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Fantasy Sports And IRS Tax Mistakes: A Case Study

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    Fantasy sports have become a booming business in recent years, and that trend looks to continue through 2016 and beyond.

    In recent years, Forbes estimated that fantasy football itself was between a $40 billion and $70 billion industry. When these traditional game types are coupled with daily fantasy sports (DFS), the payouts to fantasy players end up in the billions of dollars.

    What Can Go Wrong With Fantasy Sports Betting?

    The best way to show all of the issues you can encounter after winning in fantasy sports is to use a hypothetical situation.

    In this situation, Mark (our hypothetical fantasy player) has won $25,000 through a daily fantasy site. 

    If he complies with all of the laws and IRS regulations that affect his winnings, he won’t have a problem. But it can be tough to know exactly how to comply with those rules without guidance.

    In this scenario, we highlight every step of the process where Mark can (and did) do something wrong.

    • Mistake one: Mark figured that because his winnings were from an online source and not from his regular day job, he could get away with not reporting the winnings on his taxes. This was especially foolish because the fantasy company sent him a 1099-MISC form, meaning it let the IRS know about the winnings, and the IRS was expecting to see a matching report on Mark’s tax return. When an individual makes more than $600 in profit playing fantasy sports, the company is required to send a 1099 form.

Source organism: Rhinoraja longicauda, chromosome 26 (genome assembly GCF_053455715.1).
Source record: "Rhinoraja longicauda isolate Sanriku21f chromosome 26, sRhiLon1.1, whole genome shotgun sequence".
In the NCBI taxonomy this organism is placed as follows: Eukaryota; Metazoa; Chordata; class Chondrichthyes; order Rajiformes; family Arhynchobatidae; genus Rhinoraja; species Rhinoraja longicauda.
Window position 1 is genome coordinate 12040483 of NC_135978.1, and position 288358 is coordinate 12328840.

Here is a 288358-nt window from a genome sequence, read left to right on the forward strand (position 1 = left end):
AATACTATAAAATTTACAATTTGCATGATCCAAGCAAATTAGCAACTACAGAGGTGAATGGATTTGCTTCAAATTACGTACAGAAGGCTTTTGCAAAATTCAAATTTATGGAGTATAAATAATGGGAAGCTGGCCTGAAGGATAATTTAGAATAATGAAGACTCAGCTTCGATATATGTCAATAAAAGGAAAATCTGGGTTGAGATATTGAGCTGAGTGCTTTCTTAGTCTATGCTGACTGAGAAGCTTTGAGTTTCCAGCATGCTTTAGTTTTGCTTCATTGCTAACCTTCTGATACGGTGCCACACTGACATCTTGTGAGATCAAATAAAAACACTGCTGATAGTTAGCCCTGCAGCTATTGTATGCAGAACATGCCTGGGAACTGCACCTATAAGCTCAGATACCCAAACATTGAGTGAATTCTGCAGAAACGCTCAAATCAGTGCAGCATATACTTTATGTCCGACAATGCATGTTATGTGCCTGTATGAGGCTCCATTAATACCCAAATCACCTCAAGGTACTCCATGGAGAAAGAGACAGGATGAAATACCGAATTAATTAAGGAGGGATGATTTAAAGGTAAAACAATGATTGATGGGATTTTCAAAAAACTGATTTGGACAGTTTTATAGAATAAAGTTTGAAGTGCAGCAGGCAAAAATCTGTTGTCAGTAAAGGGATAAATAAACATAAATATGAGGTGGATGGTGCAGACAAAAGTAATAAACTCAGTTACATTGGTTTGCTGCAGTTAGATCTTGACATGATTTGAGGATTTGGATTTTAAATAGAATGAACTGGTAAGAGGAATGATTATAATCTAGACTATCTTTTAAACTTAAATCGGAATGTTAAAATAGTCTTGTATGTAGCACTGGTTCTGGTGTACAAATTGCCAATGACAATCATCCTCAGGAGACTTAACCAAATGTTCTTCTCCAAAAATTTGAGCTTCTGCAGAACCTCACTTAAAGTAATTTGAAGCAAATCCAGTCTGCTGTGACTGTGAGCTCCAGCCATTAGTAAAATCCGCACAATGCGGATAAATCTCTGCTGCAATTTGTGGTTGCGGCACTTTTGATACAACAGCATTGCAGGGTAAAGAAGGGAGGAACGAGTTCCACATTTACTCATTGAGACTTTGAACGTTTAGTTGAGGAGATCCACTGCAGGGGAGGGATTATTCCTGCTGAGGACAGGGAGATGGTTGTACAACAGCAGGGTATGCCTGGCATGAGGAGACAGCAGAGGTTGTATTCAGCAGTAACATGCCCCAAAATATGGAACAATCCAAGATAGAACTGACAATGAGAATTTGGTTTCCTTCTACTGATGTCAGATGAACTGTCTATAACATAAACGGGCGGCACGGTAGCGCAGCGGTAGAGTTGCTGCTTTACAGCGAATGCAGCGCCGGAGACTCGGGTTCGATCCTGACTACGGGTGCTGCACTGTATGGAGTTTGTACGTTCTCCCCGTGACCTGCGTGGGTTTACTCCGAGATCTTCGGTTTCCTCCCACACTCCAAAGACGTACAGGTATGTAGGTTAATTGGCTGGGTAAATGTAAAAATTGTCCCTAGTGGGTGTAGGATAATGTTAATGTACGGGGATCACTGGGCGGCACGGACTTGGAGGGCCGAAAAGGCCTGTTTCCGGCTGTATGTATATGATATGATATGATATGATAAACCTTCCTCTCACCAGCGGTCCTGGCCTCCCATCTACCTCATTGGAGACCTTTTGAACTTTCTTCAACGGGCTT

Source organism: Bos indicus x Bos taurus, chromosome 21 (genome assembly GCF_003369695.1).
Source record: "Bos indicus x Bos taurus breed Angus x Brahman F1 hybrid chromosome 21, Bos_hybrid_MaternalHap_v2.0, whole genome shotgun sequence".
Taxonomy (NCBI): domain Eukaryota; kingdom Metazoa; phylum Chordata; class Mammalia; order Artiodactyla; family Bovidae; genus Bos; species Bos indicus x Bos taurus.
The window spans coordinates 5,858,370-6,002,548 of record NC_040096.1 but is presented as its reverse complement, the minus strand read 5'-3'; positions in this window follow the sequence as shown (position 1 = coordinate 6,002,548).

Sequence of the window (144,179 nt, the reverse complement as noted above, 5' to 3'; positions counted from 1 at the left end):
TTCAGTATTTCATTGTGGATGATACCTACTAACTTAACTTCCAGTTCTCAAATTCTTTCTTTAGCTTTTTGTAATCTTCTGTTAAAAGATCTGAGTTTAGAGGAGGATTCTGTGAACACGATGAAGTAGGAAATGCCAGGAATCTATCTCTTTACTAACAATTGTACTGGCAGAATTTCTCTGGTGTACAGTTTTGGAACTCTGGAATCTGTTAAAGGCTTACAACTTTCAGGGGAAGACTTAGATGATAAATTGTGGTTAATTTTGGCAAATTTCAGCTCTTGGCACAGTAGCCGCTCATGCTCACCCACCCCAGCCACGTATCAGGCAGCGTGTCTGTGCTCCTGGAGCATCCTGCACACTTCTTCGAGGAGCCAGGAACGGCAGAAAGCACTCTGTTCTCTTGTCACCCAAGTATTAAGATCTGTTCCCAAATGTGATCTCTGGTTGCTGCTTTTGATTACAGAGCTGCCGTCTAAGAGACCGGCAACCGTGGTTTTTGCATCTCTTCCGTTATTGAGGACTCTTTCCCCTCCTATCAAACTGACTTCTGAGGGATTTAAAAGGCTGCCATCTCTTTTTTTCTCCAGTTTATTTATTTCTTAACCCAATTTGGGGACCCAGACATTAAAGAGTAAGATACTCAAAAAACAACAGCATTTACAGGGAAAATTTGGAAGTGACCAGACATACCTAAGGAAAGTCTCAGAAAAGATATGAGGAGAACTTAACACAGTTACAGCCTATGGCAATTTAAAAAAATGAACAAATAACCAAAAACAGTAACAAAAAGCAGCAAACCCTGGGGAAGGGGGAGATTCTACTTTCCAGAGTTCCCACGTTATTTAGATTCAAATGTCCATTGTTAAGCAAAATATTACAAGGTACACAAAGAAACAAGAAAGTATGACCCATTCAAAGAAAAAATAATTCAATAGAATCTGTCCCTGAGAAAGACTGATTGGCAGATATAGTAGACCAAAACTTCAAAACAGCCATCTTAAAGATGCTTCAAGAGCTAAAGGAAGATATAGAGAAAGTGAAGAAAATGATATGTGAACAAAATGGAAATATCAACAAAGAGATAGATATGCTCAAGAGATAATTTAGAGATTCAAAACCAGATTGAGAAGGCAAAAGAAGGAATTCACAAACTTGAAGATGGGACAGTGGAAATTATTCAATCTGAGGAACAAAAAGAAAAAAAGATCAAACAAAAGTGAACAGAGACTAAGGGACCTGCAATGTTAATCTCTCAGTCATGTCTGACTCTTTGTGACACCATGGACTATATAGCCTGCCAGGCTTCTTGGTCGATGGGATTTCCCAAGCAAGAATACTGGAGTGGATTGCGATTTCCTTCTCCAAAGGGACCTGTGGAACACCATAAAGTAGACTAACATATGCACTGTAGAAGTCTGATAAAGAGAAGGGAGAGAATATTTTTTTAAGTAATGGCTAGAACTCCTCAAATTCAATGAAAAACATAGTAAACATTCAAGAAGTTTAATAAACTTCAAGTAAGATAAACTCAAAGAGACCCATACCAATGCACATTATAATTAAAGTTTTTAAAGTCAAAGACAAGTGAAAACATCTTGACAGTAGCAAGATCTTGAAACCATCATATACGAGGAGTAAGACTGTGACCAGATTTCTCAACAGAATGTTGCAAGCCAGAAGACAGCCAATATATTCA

• Mistake two: Mark learned that he should have reported his winnings on his taxes, but takes no action. He figures that it will “all even out” and that the IRS will just fix it on his tax return next year. By not taking action, Mark has put this in the hands of the IRS and will always be reacting to its demands rather than taking charge with a proactive approach.
    • Mistake three: Mark gets notice from the IRS that it is coming after him for the significant omission of income on his tax return. Not wanting to own up to his mistake by getting outside help, Mark decides to try to negotiate with the IRS by himself. That eventually fails, and Mark finds himself trying to appeal a decision in federal tax court.

    The result? Mark has wasted significant time, and he now owes interest on top of the original amount he should have paid in taxes.

    What He Should Have Done After Winning At Fantasy Sports

    So what should Mark have done? To avoid the first mistake, he should have claimed the income and sought the help of a tax professional. Once that mistake had been made, he should have sought the help of a tax defense lawyer. The right attorney could have negotiated on his behalf, helped him avoid mistakes two and three, and resolved this problem as quickly as possible.

    If you find yourself in the same situation as Mark, contact Silver Tax Group at 855-900-1040 to see how we can help you. We serve clients with tax defense needs throughout the United States.

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